Westminster diary w/b 10th December


All of today’s plans got wiped as the UK Government decided after three days of debate and 164 speeches that the next two days of debate would not take place and that the Meaningful Vote scheduled for Tuesday wasn’t that meaningful after all. The Select Committee for Public Administration and Constitutional Affairs met to consider our latest report. The timing of our report ‘Confidence motions and the Fixed Term Parliament Act’ could not have been better. As of Monday the future of the current Prime Minister, Government and Parliament were all tenuous. Erskine May (the big book of Parliamentary process) became very popular in the House of Commons library while the plotters and schemers huddled together in corridors and lobbies. Amidst the nonsensical rhetoric and political posturing, work did continue. I met with the Minister for Defence Procurement regarding the Type 31e frigate programme. Three consortiums have been given £4.5 million pounds each to bring forward a design. The winning design will then get the contract to build five type 31e frigates, each with a value of 250 million pounds. Ferguson Marine are represented in two of the three consortiums and I continued to lobby for them to be part of a winning bid.


I was in the chamber to support Norman Lamb’s ten minute rule bill, ‘Cannabis regulation and legislation’. The purpose of the rule is to facilitate a debate on the subject, unfortunately that opportunity was voted down. The SNP had a free vote but Labour were whipped to abstain. Why they won’t even debate the subject is beyond me. We then had a debate on the reason for cancelling a debate. This was not Westminster’s finest hour. As the evening drew to a close it was becoming clear that the Prime Minister was going to face a vote of no confidence from her own party. The process demands that 48 Conservative and Unionists MPs have to submit a letter asking her to resign. This number was reached with apparent ease. Whatever happened to ‘strong and stable’?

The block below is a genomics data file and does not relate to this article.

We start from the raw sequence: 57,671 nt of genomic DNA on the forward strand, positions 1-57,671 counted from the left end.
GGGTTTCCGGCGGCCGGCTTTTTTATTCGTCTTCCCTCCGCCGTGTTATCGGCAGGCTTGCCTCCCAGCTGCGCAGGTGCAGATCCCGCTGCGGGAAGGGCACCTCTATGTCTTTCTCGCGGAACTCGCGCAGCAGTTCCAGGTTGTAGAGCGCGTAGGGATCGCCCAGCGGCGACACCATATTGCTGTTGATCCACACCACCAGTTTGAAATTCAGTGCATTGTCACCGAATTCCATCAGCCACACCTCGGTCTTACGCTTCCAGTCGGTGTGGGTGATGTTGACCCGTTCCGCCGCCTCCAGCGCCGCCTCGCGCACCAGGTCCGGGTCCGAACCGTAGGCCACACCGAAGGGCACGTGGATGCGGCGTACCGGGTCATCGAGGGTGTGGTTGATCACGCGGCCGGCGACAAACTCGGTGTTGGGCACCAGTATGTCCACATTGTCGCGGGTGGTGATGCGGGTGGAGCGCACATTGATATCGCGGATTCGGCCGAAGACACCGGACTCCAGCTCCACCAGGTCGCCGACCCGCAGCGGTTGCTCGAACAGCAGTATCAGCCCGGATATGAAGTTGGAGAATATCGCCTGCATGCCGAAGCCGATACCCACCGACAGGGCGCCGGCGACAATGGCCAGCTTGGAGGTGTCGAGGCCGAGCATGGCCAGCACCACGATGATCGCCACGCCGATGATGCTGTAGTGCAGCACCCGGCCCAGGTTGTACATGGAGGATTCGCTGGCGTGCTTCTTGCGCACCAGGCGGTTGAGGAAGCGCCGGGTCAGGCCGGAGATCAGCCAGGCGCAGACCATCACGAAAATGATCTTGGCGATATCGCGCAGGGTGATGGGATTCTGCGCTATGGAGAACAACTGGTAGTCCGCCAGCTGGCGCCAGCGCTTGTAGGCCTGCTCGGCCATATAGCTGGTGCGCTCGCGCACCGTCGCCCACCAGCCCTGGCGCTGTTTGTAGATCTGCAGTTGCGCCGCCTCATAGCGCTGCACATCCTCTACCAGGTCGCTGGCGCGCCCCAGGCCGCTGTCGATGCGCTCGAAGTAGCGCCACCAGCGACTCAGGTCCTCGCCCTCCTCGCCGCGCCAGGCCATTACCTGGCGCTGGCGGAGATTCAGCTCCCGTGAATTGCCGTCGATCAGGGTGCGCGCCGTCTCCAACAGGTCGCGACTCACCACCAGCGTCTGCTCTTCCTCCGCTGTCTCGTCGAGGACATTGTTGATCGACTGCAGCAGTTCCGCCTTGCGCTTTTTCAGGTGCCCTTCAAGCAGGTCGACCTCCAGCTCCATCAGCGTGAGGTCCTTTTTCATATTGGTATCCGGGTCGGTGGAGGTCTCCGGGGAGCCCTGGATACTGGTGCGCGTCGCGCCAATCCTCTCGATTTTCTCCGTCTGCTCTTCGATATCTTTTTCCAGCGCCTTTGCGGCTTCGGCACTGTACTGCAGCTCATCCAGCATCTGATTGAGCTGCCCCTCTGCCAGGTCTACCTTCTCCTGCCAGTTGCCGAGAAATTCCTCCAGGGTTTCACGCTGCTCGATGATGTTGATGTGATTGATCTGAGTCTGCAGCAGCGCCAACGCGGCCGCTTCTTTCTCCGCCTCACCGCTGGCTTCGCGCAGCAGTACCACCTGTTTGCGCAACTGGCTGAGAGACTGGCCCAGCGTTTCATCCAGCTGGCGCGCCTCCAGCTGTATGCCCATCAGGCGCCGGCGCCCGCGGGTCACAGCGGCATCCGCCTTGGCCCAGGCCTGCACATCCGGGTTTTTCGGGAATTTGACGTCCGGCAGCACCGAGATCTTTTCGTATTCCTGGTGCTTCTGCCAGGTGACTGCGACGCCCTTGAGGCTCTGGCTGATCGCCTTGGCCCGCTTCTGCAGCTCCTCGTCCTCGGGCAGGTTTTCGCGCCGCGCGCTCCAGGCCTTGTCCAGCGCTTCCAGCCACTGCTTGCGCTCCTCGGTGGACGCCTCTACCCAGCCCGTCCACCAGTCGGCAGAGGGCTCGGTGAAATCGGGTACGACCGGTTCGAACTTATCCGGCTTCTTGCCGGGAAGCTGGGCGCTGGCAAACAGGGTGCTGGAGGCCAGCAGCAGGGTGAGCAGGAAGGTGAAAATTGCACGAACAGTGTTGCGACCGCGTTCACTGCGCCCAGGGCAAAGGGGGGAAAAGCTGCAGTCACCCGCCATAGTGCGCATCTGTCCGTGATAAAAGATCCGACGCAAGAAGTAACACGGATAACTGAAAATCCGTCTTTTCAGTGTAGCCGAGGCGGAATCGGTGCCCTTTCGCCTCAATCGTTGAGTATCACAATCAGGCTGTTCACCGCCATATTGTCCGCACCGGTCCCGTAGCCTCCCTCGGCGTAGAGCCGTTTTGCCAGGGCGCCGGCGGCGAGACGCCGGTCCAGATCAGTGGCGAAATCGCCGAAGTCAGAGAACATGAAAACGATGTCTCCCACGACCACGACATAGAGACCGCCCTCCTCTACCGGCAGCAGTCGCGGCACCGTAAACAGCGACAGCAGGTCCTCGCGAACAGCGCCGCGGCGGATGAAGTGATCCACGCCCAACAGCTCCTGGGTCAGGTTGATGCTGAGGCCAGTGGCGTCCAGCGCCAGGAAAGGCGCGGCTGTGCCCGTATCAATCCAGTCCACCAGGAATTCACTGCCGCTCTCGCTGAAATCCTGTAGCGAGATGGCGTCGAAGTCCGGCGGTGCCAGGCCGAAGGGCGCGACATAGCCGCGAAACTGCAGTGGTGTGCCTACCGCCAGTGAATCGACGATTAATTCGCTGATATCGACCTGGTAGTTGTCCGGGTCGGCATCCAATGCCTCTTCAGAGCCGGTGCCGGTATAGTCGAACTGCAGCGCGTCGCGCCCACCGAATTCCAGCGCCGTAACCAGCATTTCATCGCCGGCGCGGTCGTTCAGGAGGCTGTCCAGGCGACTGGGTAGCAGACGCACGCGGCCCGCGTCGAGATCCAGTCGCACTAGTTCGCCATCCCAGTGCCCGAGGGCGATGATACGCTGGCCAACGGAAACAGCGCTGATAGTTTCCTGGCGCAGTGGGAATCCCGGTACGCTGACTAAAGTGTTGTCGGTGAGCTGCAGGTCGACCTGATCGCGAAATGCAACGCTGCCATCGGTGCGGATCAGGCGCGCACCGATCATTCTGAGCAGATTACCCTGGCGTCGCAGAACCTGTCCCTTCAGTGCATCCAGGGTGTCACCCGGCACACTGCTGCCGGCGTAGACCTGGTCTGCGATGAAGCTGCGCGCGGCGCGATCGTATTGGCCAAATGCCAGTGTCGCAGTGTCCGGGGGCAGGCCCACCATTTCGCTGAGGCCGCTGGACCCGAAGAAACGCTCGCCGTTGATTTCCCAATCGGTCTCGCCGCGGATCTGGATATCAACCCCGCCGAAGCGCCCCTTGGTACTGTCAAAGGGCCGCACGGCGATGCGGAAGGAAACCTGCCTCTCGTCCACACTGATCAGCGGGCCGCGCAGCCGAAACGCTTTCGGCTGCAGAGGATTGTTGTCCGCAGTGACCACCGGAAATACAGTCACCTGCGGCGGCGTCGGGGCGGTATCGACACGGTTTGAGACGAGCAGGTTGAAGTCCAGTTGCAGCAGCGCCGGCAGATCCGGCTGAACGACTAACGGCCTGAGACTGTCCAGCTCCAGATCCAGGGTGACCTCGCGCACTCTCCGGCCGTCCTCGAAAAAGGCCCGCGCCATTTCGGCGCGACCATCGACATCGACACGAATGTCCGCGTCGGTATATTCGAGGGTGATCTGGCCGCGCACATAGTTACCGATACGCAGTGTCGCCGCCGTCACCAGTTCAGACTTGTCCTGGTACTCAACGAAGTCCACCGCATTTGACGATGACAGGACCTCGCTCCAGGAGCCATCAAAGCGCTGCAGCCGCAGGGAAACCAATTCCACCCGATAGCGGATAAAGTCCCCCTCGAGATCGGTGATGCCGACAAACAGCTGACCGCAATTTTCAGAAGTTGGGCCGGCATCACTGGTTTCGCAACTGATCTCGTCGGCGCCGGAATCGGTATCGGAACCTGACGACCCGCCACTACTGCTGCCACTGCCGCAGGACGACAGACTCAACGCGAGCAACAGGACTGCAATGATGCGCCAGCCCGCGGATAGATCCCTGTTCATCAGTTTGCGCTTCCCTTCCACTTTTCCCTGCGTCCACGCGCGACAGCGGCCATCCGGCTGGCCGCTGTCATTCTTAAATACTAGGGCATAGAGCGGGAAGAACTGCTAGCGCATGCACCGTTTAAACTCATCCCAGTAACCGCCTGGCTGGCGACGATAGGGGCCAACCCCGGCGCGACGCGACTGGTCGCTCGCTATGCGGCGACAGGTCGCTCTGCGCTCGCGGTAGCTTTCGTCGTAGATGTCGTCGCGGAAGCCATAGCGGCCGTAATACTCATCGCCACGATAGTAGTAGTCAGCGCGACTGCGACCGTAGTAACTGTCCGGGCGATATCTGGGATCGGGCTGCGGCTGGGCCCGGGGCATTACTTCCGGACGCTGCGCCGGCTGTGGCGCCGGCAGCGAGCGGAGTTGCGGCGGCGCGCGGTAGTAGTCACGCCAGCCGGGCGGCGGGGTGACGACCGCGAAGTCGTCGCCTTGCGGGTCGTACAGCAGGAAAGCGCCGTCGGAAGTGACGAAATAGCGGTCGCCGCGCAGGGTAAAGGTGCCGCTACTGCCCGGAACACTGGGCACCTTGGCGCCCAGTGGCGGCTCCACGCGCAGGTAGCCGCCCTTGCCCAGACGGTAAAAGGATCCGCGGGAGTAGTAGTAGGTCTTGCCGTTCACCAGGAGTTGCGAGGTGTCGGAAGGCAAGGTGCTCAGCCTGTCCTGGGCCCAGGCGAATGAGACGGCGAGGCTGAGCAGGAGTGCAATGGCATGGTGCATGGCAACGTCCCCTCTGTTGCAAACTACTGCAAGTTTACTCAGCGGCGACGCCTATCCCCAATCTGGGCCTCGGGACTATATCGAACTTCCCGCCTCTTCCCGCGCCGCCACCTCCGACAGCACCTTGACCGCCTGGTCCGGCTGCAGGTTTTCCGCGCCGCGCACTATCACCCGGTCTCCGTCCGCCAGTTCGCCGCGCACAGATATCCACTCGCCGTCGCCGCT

My day started at a Delegated Legislation committee. It was not contentious as it was simply moving existing laws regarding merchant shipping’s recognised organisations from the jurisdiction of the European Union to United Kingdom Parliament. There have been a host of these committees doing the same thing for hundreds of laws. All these laws that Brexiteers were so opposed to, have been accepted by the U.K. and nobody batted an eyelid. The Tory rebels got there vote but failed to remove their leader. The Prime Minister won by 200 to 117 votes and lives to stumble on. She has said she will not stand at the next election. Now all we have to sort out is Brexit! Because Westminster has become a moving feast we have regular briefings on the state of play at the procedures that may or may not be applicable. Westminster continues to prove that every day is a school day.


Disaster as I manage to pull out a temporary filling while flossing. It is a timely reminder that amidst the ruminations of constitutional legislation and having the privilege of participating and witnessing history unfold, everyday life goes on. It’s a slow day in the chamber and most of my day is given up to reading and writing. It’s another privilege of this job that affords me days like this. In the evening I attended a reception and private dining (as much as my lack of tooth would allow) with ex-President of the Government of Catalonia, Carles Puigdemont. I got the badly named ‘sleeper’ train up the road.


Early arrival at Glasgow Central on the overnight train from London. Quick change of platform and down to Greenock. Home for a quick shower and change of clothes and my first meeting is with Peel Ports. Lots to talk about. I meet up with Citizens Advice Scotland. We need to ensure that money allocated to aid the roll out of Universal Credit which is being given to Citizens Advice still comes to Inverclyde despite the fact that we don’t have a Citizens Advice Bureau. In the afternoon I have a number of constituency meetings.